Methyl-mercury exposure is a “widespread and persistent problem in the environment” and may cause neurological problems in 60,000 children born in the U.S. each year, according to a report released today by a panel of National Academy of Sciences experts.
The report confirms Environmental Protection Agency studies regarding the mercury’s toxicity, and says that the Agency is justified in calling for strict regulations of mercury emissions.
“The NAS study will reinforce and underscore the science that we use to make those [regulation] decisions,” EPA spokesman Dave Cohen said, adding that the agency was very pleased with the NAS results.
Regulation Plans Stalled
The NAS report, which concludes an 18-month review of the science used by the EPA in establishing new guidelines for protecting the public from mercury contamination, eliminates a key obstacle to EPA plans to regulate mercury from power plants.
Regulation plans were stalled for nearly two years after Congress, citing “gaps in the scientific data” used by the EPA in determining mercury’s toxicity, banned the agency from further developing mercury regulations in 1998.
Noting that the EPA relied upon conflicting studies — one on the health impact of low-level mercury exposure to children in the Seychelles Islands in the Indian Ocean, and the other in the Faroe Islands off Scotland — Congress ordered the NAS to review the agency’s methods and conclusions.
The Faroe study found adverse developmental effects among children whose mothers, while pregnant, were exposed to relatively low levels of mercury in fish. But the Seychelles study found no discernible link.
“The NAS looked at key studies and concluded they were all good, but not all of them were appropriate for a recommendation. The report concluded that the Seychelles study should not be used [to determine the health effects of mercury emissions] because it was the only one that did not show effects,” explains Felice Stadler, Policy Director of the Clean Air Network in Washington, D.C.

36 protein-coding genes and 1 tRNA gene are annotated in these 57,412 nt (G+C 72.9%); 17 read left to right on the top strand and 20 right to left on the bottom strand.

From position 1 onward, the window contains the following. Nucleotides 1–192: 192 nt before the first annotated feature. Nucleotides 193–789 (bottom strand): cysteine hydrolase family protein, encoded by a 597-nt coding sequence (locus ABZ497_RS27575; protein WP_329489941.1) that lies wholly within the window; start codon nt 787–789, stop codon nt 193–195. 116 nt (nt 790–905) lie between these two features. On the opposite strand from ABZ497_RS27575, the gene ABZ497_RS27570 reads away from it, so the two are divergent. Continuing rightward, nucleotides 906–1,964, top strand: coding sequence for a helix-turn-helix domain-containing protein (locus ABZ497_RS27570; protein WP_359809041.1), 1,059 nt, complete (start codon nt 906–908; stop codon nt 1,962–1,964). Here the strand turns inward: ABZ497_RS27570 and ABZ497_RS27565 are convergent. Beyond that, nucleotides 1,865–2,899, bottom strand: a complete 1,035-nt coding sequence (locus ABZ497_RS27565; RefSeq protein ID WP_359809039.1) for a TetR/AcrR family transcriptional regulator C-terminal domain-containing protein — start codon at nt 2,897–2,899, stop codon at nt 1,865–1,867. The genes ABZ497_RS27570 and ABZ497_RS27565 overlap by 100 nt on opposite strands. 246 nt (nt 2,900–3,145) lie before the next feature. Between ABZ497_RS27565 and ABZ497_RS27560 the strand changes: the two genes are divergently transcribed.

Calling the EPA’s current reference dose for methyl mercury, “a scientifically justifiable level for the protection of public health,” the NAS panel says there is strong evidence to link mercury exposure to neurological problems, including learning disabilities, as well as immune system and cardiological problems.
“Given this new information a lot of people are at risk in the United States, particularly in the context of power plants,” says University of Maryland Medical School toxicologist Ellen Silbergeld, Ph. D.
While much remains to be learned about low-dose mercury contamination and human health, the study says children of women who consume large amounts of fish and seafood during pregnancy face a much higher risk of developing neurological problems, including learning disabilities, because of low-level mercury contamination through their mother prior to birth.
The largest sources of mercury, about 40 tons annually, comes from coal burning electric power plants. The EPA has sought to develop standards for regulating these emissions, which often find their way into lakes and streams and onto pasture land, and eventually into the food chain, especially in fish.
“Because of the beneficial effects of fish consumption,” the NAS report states,”the long-term goal needs to be a reduction in the concentrations of methylmercury in fish rather than a replacement of fish in the diet by other foods.”
The EPA has taken action on mercury emissions in municipal waste combusters and hazardous and medical waste incinerators and is required by Congress’s Clean Air Act to have regulation recommendations on mercury emissions from coal power plants in place by the end of this year. The Associated Press contributed to this report.